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AI startup founder pumped revenue to defraud venture investors

U.S. Attorney for the Southern District of New York Damian Williams speaks during Martin Luther King Jr. Day at the National Action Network House of Justice headquarters.

Lev Radin | Pacific Press | Lightrocket | Getty Images

The founder of a data analytics firm, which purportedly used artificial intelligence technologies, was indicted in Manhattan federal court for allegedly attempting to defraud his investors by manipulating his bank statements and revenue numbers to give the false impression of success, prosecutors said Tuesday.

Michael Brackett raised $2.5 million from angel investors in 2019, according to PitchBook data, to start his company Centricity, which promised to forecast consumer demand in real time. Brackett told The Wall Street Journal he would raise $10 million in 2021.

Instead, Brackett resigned, and Centricity collapsed.

The fraud ground to a halt, prosecutors alleged, after Brackett was unable to attract further investors and simply ran out of funds. Centricity had claimed it had 13 large U.S. manufacturers and retailers as customers, according to prosecutors. It shopped documents claiming $3.7 million in annual revenue around to investors and various short-term lenders, prosecutors allege.

In reality, prosecutors say Centricity only counted two of those 13 firms as clients. Still, prosecutors allege, an unnamed victim firm wired $500,000 to Centricity, unaware that the CEO had provided false information.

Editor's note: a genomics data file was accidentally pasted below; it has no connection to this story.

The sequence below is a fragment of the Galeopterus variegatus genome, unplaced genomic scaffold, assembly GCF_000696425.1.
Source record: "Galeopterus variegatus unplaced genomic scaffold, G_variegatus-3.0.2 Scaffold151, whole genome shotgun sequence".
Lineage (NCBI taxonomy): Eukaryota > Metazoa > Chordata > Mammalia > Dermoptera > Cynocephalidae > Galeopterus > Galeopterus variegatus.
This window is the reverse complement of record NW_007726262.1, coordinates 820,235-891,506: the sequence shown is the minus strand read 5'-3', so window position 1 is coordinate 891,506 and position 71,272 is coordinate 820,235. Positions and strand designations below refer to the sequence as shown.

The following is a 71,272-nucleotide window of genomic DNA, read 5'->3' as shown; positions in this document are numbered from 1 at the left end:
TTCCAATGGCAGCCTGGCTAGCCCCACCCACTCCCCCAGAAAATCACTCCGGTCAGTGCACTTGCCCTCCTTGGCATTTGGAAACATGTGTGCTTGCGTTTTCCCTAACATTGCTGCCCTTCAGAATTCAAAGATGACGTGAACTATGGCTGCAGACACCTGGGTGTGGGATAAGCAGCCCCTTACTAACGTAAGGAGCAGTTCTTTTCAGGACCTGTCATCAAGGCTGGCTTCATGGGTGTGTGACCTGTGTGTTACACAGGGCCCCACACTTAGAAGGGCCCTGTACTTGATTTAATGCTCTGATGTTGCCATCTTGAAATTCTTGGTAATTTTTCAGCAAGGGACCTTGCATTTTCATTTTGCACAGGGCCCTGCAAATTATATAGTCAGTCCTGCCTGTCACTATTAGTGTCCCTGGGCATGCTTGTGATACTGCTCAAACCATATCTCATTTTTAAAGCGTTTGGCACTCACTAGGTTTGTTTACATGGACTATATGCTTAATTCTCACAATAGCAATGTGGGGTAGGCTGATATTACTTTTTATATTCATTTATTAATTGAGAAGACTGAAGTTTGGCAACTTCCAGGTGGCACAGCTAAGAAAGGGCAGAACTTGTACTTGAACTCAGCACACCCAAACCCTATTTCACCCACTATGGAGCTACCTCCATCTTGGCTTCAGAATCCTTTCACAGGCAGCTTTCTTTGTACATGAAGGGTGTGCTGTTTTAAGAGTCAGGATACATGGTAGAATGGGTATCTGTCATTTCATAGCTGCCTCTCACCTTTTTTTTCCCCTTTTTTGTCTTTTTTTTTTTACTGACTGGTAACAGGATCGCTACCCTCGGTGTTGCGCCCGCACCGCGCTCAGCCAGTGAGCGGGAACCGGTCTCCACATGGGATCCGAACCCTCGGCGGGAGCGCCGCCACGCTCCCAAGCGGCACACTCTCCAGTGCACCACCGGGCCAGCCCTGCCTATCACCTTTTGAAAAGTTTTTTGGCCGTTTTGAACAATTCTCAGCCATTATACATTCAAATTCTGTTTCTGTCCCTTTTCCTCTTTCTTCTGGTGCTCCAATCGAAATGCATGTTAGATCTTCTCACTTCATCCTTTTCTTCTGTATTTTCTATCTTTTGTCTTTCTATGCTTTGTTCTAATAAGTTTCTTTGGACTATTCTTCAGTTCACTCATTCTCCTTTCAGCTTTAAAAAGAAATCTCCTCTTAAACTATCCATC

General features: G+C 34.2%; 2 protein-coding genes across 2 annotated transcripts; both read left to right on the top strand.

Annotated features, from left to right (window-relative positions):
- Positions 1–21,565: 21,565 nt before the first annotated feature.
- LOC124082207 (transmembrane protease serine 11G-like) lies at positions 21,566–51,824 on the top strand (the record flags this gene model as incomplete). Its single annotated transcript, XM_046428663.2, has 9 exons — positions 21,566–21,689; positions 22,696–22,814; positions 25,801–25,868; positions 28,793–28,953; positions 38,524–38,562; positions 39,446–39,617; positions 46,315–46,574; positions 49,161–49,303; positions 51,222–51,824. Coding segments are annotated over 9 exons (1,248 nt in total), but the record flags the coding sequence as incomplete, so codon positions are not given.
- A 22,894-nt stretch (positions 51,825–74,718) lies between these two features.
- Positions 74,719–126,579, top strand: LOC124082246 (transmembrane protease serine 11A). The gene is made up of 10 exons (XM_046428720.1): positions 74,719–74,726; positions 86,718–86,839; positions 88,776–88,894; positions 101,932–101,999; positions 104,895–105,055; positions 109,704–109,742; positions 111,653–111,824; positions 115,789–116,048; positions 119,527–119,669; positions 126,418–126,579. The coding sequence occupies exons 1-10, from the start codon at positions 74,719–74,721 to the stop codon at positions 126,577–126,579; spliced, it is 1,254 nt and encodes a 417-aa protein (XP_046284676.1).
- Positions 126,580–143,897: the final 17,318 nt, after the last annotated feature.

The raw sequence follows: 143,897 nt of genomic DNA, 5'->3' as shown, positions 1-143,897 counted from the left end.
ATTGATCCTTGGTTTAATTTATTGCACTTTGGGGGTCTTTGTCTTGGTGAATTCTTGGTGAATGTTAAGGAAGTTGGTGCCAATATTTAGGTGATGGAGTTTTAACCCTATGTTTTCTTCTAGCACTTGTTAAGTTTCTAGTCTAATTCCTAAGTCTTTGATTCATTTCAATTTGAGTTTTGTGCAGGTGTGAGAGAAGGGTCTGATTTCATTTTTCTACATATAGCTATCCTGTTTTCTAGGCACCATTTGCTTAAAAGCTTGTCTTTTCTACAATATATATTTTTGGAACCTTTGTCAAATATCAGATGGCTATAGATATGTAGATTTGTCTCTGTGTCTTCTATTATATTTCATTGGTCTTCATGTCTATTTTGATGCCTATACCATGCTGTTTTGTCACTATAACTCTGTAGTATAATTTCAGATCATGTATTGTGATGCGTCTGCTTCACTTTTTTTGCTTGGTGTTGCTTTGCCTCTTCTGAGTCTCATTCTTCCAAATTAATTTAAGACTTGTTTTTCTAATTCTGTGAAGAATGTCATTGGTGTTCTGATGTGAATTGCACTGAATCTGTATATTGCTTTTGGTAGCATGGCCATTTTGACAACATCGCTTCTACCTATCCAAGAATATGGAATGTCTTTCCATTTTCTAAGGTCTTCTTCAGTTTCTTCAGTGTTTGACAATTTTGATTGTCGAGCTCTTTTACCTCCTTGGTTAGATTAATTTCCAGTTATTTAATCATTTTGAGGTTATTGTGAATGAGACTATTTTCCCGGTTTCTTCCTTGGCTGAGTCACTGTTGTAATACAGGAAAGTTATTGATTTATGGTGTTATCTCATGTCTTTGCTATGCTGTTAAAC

The unidentified victim discovered “within days” that Brackett had perpetrated fraud, prosecutors say. But neither their bank nor Centricity were able to return the funds, prosecutors say.

Brackett allegedly “transferred Firm-1’s funds out of the account,” and the company soon collapsed.

Brackett, a U.S. citizen who was a resident of Switzerland, faces one count of securities fraud and one count of wire fraud. He was arrested by federal authorities Tuesday in Maine, prosecutors said.

Centricity’s tale echoes the fraud allegedly perpetrated by Charlie Javice, the troubled startup founder of the fintech Frank. Similar to the allegations against Brackett, Javice allegedly manipulated her metrics to convince JPMorgan to acquire her startup. The bank, similar to Brackett’s unnamed victim, only discovered the fraud after the transaction had been completed.

Earlier this month, SoftBank’s Vision Fund filed suit against a startup that it alleges defrauded the fund out of $150 million using similar techniques as Brackett and Javice.

WATCH: DOJ charges startup founder with fraud

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